Chris, the TASPWS Ranger, gives us a heads up on the Macca bird count. We also conduct vital search and rescue plus firefighting training. The MIPEP team report on their weekly walking.

A ranger’s diary — bird count project

One thing about a ranger’s life on Macquarie Island is that no two days are the same. One day you could be picking up rubbish on a beach on the remote west coast and the next day you could conducting a bird survey somewhere else on the island. One thing in common with both tasks however is the amount of walking involved. 

The Bauer Bay cleanup undertaken last week involved a short round trip of about 14 kms. I will walk approximately 35 kms to undertake the monthly bird census around the northern half of the Macquarie island. Next week, I’m off down-island to check the status of the majestic wandering albatross chicks that hatched recently. I’ll cover approx 85 kms on that task — right to the bottom end of the island and back. 

The aim of the monthly bird count project is to record the number of birds seen along a given section of the island. A number of different species including: southern giant petrels, northern giant petrels, antarctic terns, Macquarie Island cormorants, kelp gulls, skuas and ducks are counted. Information collected will be passed on to scientists and analysed to determine population trends over recent times. 

Seabirds are known to travel vast distances, although some, such as the Macquarie Island cormorant, are known only to this location. As I travel around I also make observations and take notes on general conditions and that of some of the penguins.

On this last trip I was very privileged to come across a nesting wandering albatross. I carefully withdrew to a safe distance and photographed this bird with a zoom lens. Special measures will be put in place to ensure there is no further disturbance to these critically endangered species.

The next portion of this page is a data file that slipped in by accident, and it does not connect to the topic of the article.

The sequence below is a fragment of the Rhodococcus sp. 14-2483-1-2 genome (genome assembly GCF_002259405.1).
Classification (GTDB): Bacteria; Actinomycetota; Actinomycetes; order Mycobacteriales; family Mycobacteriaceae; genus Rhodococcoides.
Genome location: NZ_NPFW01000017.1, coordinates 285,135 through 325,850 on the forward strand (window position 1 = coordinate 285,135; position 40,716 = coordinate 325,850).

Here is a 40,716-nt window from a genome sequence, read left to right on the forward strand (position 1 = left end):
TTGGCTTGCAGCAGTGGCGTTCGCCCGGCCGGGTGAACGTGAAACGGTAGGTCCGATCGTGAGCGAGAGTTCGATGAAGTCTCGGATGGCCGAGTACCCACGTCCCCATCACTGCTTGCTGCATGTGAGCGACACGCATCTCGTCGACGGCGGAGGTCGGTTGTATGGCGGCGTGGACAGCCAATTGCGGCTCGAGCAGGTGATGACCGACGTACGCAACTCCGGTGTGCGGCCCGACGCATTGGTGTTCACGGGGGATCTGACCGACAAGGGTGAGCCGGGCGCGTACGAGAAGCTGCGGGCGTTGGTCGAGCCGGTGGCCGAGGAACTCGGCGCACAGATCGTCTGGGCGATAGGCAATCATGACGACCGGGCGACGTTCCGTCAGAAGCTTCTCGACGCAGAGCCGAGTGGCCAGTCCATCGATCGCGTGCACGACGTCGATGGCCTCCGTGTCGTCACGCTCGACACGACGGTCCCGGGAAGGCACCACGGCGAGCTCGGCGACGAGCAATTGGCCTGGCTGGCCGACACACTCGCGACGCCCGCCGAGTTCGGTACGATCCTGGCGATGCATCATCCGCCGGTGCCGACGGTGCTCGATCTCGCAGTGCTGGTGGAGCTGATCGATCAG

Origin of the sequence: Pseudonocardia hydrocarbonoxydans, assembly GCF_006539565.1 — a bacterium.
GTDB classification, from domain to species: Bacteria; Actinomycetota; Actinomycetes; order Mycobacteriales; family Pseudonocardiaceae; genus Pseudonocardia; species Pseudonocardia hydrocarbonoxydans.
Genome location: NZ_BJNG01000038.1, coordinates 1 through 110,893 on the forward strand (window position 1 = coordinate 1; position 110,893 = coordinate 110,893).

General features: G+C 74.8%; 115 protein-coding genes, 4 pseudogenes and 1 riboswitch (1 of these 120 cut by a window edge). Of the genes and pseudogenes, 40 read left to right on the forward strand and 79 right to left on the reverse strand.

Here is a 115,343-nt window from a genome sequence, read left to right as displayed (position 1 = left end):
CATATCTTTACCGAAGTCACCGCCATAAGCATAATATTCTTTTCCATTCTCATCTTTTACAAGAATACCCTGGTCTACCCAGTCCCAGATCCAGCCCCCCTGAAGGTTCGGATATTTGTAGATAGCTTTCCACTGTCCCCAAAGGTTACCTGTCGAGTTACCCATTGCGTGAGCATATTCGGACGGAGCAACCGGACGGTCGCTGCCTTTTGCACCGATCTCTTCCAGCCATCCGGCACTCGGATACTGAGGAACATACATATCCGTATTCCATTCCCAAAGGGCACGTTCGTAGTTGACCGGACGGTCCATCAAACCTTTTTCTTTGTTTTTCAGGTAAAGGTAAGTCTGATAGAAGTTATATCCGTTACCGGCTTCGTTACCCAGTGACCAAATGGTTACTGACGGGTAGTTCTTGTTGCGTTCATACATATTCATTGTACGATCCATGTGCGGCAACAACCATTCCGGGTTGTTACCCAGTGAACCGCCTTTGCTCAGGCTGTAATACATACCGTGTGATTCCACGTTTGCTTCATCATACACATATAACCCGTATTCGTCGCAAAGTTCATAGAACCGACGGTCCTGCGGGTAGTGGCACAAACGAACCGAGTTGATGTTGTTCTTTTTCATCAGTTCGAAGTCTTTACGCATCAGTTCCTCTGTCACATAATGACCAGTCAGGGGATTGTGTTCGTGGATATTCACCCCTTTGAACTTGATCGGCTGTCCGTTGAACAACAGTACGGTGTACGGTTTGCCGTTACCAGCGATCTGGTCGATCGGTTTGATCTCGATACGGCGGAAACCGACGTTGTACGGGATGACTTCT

Chicks of both the northern and southern giant petrels will be nearing maturity soon. The data collected over these surveys will help scientists to understand just how successful, or otherwise, the last seasons breeding was. 

Juvenile kelp gulls, now fully fledged, are still very distinctive flying over head in their mottled feathers. Some of the antarctic terns seen on this last trip are in breeding plumage with striking red legs and beaks. Macquarie Island cormorants occupy commanding positions on rock stacks along the foreshore. They are very certain to pick a site that is not exposed to the direct wave action of the ocean.

There is always something to be seen at the king penguin colonies. The older of this season’s chicks, in their beautiful chocolate coloured soft down feathers, are all gathering in large crèches getting ready for winter.

The royal penguins have almost finished moulting last season’s feathers. As you walk down wind of a colony, one thing you can’t help but notice is the amount of small feathers blowing on the wind — just like light snow.

Skuas are now starting to depart the island for warmer parts with the onset of winter. Giant petrel chicks are now starting to fledge. The adults hang voraciously around penguin rookeries waiting for the stragglers to fall behind The ’Law of the Claw’ applies here if you’re a slow penguin.